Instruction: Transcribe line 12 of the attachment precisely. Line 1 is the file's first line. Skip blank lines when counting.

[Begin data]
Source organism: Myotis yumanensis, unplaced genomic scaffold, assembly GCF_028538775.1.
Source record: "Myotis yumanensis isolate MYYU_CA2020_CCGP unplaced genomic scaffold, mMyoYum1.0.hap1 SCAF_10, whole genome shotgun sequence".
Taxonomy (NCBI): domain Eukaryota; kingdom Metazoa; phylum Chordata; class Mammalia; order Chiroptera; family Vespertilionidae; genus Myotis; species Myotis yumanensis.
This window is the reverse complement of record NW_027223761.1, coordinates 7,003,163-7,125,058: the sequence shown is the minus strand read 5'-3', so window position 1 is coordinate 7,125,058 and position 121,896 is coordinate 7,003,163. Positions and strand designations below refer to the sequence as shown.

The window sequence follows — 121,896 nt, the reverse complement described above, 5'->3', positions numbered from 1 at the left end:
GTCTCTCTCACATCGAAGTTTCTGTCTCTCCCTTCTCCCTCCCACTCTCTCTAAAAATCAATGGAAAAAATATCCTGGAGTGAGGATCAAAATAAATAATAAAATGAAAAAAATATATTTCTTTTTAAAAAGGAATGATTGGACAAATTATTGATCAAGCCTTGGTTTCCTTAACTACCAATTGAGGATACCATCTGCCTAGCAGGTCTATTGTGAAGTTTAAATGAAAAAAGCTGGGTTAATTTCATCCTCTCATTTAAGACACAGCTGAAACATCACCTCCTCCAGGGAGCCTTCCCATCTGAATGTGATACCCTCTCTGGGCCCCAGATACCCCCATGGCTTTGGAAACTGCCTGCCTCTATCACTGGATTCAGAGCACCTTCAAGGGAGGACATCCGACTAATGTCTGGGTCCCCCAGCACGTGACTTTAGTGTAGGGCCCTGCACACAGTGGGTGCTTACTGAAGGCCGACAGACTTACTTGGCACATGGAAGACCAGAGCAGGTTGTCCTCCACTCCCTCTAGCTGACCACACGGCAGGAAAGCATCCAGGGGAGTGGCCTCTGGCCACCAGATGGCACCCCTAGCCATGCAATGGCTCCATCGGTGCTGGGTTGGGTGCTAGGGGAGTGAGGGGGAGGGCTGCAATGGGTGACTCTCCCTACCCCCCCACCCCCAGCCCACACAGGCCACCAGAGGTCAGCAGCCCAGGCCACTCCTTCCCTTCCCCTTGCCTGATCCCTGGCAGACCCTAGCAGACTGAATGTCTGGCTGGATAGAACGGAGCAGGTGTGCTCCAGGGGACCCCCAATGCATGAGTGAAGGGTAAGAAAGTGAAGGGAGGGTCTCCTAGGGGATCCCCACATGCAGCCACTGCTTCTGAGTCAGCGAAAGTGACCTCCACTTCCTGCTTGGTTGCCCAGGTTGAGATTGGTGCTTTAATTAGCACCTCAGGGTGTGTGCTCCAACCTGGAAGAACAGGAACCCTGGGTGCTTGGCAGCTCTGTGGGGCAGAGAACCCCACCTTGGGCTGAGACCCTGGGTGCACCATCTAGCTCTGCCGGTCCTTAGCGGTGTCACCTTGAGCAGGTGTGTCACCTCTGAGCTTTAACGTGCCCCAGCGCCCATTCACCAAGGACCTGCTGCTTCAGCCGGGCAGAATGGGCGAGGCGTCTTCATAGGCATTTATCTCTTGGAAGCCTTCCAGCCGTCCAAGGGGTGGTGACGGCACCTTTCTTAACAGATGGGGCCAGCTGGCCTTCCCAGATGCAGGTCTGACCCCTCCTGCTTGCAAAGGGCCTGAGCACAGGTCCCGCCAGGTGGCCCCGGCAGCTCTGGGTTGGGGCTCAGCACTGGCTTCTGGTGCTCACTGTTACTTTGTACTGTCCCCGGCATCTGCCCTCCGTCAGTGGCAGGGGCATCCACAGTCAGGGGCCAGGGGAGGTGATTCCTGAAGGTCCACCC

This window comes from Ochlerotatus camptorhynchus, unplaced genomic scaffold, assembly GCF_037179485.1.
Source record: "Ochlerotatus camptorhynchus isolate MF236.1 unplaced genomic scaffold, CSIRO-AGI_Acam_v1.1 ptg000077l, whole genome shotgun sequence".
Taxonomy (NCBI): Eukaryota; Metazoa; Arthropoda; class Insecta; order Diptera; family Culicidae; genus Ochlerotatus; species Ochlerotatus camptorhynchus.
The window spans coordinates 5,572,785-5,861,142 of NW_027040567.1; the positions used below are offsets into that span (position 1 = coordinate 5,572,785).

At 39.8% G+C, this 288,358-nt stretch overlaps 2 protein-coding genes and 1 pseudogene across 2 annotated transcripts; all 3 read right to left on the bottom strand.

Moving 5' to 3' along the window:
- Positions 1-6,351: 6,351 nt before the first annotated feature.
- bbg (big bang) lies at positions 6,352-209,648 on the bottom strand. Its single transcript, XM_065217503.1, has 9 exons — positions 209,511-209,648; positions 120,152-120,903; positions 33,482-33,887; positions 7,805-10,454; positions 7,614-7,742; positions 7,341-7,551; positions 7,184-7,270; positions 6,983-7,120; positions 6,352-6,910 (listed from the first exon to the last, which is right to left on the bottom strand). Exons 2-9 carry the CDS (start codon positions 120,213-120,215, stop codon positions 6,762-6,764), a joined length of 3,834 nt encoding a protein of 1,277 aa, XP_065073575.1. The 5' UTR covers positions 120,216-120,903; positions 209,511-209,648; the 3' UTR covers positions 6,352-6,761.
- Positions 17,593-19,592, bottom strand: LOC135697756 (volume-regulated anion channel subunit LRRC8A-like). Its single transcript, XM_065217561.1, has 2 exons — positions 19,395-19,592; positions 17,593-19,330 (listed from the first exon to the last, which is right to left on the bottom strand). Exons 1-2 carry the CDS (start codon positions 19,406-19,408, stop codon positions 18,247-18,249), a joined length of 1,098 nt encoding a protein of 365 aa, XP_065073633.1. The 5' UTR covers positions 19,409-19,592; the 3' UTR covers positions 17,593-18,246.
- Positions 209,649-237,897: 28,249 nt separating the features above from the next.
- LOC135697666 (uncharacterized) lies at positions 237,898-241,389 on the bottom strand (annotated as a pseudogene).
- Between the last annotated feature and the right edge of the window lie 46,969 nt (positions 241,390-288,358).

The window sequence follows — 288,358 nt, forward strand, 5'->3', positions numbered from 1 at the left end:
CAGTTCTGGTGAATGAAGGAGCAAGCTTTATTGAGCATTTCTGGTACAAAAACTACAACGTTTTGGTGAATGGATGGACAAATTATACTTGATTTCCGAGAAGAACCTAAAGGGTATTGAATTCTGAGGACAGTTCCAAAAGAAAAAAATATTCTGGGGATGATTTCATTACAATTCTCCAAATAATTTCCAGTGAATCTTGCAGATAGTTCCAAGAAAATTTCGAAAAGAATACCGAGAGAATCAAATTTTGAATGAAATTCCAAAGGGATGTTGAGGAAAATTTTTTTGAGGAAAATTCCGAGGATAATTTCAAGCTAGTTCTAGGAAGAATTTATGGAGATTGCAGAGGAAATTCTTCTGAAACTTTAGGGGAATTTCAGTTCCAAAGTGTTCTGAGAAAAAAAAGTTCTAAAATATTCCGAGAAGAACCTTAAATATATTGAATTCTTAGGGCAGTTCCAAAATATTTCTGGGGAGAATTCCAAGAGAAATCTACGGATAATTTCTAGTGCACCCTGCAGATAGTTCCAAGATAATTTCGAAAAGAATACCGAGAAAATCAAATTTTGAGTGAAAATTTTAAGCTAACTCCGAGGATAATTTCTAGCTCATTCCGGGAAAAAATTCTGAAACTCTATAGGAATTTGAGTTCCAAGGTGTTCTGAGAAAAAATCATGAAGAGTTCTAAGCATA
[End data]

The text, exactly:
Moving 5' to 3' along the window: